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Music

The Rock & Roll Hall of Fame just got a little more Jewish (and a little less rock ‘n’ roll)

Al Kooper and Rage Against the Machine are among this year’s inductees

The annual Rock & Roll Hall of Fame honor roll never fails to astonish and disappoint a host of second-guessers, and the list of this year’s inductees is no exception. Skeptics have already jumped on this morning’s announcement of the names of those who will be honored with a plaque in Cleveland, where the Hall of Fame is based, noting that, depending on how one defines rock music, almost none of this year’s models play rock.

Worthy of induction as they may be, country singer Willie Nelson, art-pop singer Kate Bush, hip-hop artist Missy Elliott, pop stars Sheryl Crow and George Michael, and R&B vocal group The Spinners, are no one’s idea of hall-of-fame-worthy rock artists. (Then again, they are apparently someone’s idea.) Only Rage Against the Machine plays music that is recognizably rock, although it can be argued that the other performers play music that either influenced or was influenced by rock music, if one uses the term in a big-tent fashion to mean popular music of the rock era.

Another annual disappointment is the failure of the rock hall to elevate Warren Zevon into its pantheon. Zevon, whose father was a Russian-Jewish immigrant, enjoys a fanatical following among a subset of musicians and music-industry types — some of whom campaign for Zevon’s admission to the Hall — making it all the more puzzling why the maniacal rock singer-songwriter keeps getting passed over.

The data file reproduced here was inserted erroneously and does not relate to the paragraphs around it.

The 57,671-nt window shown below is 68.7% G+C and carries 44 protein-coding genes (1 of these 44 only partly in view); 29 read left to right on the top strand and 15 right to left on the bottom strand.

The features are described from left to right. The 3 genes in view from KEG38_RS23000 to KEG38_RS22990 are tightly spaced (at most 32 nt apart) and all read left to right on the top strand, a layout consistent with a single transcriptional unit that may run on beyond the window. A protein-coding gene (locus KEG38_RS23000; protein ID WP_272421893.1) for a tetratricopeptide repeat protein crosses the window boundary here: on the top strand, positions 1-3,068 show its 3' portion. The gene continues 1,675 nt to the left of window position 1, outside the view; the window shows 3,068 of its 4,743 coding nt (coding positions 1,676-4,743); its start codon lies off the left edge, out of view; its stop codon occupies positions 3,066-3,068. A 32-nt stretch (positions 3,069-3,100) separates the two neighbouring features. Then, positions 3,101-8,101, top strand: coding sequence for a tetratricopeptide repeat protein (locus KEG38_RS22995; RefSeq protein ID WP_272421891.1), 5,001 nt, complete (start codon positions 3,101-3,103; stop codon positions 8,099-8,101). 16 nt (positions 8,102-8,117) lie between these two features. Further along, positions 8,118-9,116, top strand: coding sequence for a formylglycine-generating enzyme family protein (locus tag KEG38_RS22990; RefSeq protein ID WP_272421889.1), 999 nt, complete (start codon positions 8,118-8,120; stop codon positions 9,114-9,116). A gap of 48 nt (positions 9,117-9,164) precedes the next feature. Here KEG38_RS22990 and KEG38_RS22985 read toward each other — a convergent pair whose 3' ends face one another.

Scratching the surface of this year’s award-winners reveals a few Jewish stories. George Michael’s maternal grandmother was Jewish. The Spinners’ 1979 hit, “Working My Way Back to You,” was co-written by Jewish songwriter Sandy Linzer.

Zack de la Rocha of Rage Against the Machine at Coachella, 2007. Photo by Getty Images

Topping off a late-career revival of her song “Running Up That Hill,” propelled by its predominant use in season four of the popular sci-fi horror Netflix series Stranger Things, Kate Bush is being honored with a place in the rock hall. Bush, who was raised Catholic, was reportedly a volunteer at Kibbutz Kissufim in Israel during the winter of 1977-78. Bush’s songs include “The Song of Solomon” inspired by that ancient king’s lustful love poetry; “Houdini,” based on the real-life escape artist Harry Houdini, born Erik Weisz to a Jewish family in Budapest in 1874, and “Babooshka,” whose title is an alternative spelling of a Russian-derived Yiddish word for a grandmother or elderly woman (or the headscarf she wears).

It may surprise some to learn that several members of Rage Against the Machine boast Jewish ancestry. Singer-lyricist Zack de la Rocha of the politically inclined hard-rock group claims Sephardic descent through his Mexican-American father. And drummer Brad Wilk, who co-founded Rage with de la Rocha and guitarist Tom Morello, is of Polish-Jewish descent.